Photo courtesy of Brunk Auctions, Asheville, North Carolina.
This butter churn is called The Reliable Churn. It was patented January 4, 1910 by John and Thomas Taylor and was made by the Taylor Bros. Churn Company of St. Louis, Missouri. It used a stoneware crock but instead of the up and down motion of a dasher one turned the crank to move the dasher up and down. This butter churn came in three models. The No. 2 had a fixed 6 inch stroke and was designed for a 3 or 4 gallon crock. The No. 3, like the churn pictured above, had an adjustable stroke and handle length to accommodate larger sized crocks. The No. 5 was the No. 3 model with an attachment for a 1/10 horsepower electric motor. One of these churns new cost $6.50 including the crock.
We believe the crock that came with this butter churn was similar to the one pictured above and was made by the White Hall Sewer Pipe and Stoneware Co. of White Hall, Illinois. This seems like an odd combination but it was common to use lower grade clay for the manufacture of sewer pipe while the high quality clay went into stoneware production. Taylor Bros. literature did not show a makers mark on the crock, only the number for the gallon size, but we have seen an original crock with the White Hall mark. The cobalt logo on these crocks is in the shape of the state of Illinois with the letters WH SP&S Co. Also the shape of the White Hall crock and the number for the gallon size is the same as in the Taylor Bros. literature. The lid would have been made of wood and had a very small hole for the dasher rod and a wood knob off to the side.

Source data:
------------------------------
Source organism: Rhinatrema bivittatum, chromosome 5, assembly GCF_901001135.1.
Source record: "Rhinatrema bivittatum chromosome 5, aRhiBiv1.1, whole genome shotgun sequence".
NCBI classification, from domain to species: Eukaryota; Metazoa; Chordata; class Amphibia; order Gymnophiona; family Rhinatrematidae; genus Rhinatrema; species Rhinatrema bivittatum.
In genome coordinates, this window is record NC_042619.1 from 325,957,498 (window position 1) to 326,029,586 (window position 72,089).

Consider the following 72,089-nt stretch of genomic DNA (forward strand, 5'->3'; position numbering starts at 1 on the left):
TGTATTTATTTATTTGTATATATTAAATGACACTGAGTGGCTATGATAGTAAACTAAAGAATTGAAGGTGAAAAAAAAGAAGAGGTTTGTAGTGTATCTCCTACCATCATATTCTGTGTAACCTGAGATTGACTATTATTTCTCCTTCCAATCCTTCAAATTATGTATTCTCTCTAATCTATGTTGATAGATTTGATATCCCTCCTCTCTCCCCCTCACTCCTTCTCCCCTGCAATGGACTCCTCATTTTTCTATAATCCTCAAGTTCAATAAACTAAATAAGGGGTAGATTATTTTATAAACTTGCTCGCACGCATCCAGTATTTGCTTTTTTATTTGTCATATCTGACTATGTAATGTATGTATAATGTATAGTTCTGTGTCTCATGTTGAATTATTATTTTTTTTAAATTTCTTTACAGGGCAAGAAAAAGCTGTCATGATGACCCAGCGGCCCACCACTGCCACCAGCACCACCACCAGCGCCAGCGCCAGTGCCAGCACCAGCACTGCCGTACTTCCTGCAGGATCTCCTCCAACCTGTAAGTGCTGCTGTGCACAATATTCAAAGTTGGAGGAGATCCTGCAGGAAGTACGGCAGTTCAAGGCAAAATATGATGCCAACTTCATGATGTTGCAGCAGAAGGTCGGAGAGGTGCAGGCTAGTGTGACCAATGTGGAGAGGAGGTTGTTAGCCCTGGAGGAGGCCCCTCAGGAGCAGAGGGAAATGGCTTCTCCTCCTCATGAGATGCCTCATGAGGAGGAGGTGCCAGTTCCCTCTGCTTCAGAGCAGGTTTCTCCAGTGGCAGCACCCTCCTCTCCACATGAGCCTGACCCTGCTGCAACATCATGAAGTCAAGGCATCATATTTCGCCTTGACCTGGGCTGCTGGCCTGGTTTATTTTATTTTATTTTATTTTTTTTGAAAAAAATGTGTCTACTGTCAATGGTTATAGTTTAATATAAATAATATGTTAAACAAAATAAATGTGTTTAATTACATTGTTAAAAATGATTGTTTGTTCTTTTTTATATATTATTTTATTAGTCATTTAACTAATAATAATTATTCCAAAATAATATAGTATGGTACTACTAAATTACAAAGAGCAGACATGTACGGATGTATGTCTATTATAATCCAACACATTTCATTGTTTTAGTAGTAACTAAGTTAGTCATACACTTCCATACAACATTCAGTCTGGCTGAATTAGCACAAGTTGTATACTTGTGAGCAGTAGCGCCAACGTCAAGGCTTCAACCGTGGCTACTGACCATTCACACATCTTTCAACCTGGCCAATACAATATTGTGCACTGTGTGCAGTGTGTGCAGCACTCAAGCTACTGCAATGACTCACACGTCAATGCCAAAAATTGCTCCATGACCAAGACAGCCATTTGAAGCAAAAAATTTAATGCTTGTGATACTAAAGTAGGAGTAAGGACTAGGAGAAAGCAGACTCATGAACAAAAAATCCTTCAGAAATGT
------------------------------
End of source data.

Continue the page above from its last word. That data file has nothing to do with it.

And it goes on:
We have also seen a Canadian version of this butter churn. It was also embossed as "The Reliable Churn" and had the January 4, 1910 patent date. However the manufacturer was embossed on the churn as Globe Engineering Co. LT'D. of Hamilton, Canada.
In 1913 the name of the company was changed to Taylor Bros. Churn & Manufacturing Company. This company in later years made a more modern, electric version of this churn called the Reliable Deluxe butter churn (picture) as well as the manual Dandy and Dandy Deluxe churns.